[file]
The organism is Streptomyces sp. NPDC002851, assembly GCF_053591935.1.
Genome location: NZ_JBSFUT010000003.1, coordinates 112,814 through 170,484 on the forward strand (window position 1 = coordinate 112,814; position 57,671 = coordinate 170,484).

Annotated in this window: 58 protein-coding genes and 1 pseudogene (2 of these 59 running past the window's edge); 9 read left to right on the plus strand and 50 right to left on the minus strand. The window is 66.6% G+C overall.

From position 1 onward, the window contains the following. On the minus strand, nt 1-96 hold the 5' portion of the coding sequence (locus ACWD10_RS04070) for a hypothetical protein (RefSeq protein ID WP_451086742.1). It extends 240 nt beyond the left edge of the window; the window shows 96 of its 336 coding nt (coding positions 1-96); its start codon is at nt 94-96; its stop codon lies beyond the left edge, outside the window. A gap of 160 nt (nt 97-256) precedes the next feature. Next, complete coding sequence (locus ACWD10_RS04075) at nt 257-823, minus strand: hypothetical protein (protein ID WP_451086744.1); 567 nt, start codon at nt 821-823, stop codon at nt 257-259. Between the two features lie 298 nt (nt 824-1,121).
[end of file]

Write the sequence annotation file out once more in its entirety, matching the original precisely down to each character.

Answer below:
The organism is Streptomyces sp. NPDC002851, assembly GCF_053591935.1.
Genome location: NZ_JBSFUT010000003.1, coordinates 112,814 through 170,484 on the forward strand (window position 1 = coordinate 112,814; position 57,671 = coordinate 170,484).

Annotated in this window: 58 protein-coding genes and 1 pseudogene (2 of these 59 running past the window's edge); 9 read left to right on the plus strand and 50 right to left on the minus strand. The window is 66.6% G+C overall.

From position 1 onward, the window contains the following. On the minus strand, nt 1-96 hold the 5' portion of the coding sequence (locus ACWD10_RS04070) for a hypothetical protein (RefSeq protein ID WP_451086742.1). It extends 240 nt beyond the left edge of the window; the window shows 96 of its 336 coding nt (coding positions 1-96); its start codon is at nt 94-96; its stop codon lies beyond the left edge, outside the window. A gap of 160 nt (nt 97-256) precedes the next feature. Next, complete coding sequence (locus ACWD10_RS04075) at nt 257-823, minus strand: hypothetical protein (protein ID WP_451086744.1); 567 nt, start codon at nt 821-823, stop codon at nt 257-259. Between the two features lie 298 nt (nt 824-1,121).